Criminology > Criminology
You are looking at 1 - 10 of 2,470 items
Since its founding, Convict Criminology (CC) has evolved into an international approach, group, organisation, and network with a relatively coherent set of objectives. Although little thought was put into CC’s development beyond the US, the original intent of CC was primarily to develop a network of individuals who were united around its core ideas. Due to both the constraints of international travel for ex-convicts and the financial burden for people to travel, originally it made best sense for people interested in the CC perspective to meet at the local level. Over time, because of advances in telecommunication platforms like Facetime, Skype, and Zoom, members of the CC network realised that meeting face-to-face on a regular basis was not necessary. Thus, the importance of local or even national approaches to CC were not necessary. This paper briefly examines the international components of CC and the authors’ views that, while individual country groups of CC members may have been advantageous in the early stages of CC, it is no longer necessary, if not counterproductive.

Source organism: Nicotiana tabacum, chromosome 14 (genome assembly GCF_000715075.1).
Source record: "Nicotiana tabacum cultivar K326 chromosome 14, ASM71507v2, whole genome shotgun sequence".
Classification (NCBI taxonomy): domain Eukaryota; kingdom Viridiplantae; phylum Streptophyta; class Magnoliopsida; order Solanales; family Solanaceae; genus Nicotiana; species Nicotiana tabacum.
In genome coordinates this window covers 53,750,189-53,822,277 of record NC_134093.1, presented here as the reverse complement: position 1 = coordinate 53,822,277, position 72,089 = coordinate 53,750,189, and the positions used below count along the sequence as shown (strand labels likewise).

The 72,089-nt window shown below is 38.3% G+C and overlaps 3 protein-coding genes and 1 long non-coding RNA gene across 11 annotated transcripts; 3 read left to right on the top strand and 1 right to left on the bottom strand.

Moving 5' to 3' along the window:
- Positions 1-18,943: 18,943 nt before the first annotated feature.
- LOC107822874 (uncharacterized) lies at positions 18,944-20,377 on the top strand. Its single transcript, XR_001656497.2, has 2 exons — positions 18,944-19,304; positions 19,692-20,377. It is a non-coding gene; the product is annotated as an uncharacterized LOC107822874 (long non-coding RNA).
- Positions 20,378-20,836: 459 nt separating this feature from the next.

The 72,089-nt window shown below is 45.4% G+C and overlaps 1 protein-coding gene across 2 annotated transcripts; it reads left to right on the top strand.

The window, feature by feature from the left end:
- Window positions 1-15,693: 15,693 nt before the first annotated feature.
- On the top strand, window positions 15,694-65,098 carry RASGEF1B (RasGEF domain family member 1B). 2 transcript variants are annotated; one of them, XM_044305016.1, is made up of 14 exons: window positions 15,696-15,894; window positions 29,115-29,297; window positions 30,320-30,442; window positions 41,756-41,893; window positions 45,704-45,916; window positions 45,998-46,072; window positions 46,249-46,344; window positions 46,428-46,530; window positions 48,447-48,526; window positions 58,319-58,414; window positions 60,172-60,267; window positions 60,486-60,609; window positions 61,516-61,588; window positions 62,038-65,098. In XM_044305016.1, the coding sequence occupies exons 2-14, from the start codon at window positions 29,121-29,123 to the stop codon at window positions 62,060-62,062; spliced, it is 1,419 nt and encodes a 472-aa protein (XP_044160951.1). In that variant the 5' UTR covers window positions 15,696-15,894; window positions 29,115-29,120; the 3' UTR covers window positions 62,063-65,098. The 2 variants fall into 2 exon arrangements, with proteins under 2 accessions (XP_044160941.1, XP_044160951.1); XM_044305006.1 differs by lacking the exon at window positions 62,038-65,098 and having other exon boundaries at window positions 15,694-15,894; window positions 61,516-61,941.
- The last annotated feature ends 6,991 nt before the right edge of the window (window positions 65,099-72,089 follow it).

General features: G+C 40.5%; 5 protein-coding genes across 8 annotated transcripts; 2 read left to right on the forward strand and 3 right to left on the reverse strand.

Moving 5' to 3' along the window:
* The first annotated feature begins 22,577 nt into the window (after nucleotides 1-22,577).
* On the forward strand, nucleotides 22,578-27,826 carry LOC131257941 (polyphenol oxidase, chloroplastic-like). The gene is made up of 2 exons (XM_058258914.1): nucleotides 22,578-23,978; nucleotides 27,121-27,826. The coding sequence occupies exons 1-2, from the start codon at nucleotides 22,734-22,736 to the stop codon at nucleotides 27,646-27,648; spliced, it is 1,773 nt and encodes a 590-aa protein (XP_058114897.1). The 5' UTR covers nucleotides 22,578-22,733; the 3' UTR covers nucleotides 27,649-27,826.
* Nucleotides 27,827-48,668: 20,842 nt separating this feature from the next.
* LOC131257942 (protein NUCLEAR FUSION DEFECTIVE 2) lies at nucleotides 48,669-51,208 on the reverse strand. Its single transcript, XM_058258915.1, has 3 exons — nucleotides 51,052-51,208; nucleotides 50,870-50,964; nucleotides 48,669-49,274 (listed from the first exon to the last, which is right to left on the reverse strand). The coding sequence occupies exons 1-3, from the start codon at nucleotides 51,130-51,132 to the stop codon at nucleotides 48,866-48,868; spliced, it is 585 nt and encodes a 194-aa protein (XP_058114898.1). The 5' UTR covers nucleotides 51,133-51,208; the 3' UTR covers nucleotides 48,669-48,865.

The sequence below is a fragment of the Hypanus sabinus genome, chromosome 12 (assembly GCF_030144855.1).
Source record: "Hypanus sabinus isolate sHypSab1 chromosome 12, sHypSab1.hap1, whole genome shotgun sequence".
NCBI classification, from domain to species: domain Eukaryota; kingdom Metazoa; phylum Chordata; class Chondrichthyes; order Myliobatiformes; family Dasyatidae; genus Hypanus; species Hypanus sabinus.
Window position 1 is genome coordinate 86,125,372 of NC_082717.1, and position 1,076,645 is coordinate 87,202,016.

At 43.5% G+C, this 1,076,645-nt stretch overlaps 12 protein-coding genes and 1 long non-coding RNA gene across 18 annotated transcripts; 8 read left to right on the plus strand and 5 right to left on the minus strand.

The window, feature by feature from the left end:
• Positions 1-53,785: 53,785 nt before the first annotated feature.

The involvement of men in efforts to challenge men’s violence is a crucial component for eradicating gender-based violence (GBV) and for disrupting the continued responsibilisation of women and survivors for addressing the problem at various scales. But as men’s participation in the field has evolved and become increasingly professionalised, so tensions have emerged regarding what happens when men enter women-majority professional and movement anti-violence spaces. Via a feminist discourse analysis, this article explores how men active in the violence against women and girls (VAWG) sector and movement conceptualise and negotiate the challenges associated with the reproduction of patriarchal privilege in the context of their work or activism. Analysis points to how gender inequalities and masculine norms are both instrumentalised as well as entrenched, even when men ‘allies’ seek to challenge them. Moreover, findings indicate how men’s often elevated status in anti-violence practice and movement spaces can be used to resource a type of ‘entrepreneurial masculinity’ which obstructs structural change as regards gendered norms and expectations. This article offers an empirical and theoretical contribution to the expanding literature on men’s role(s) in the prevention of men’s violence against women and minoritised genders, and the ways in which gendered privilege operates therein.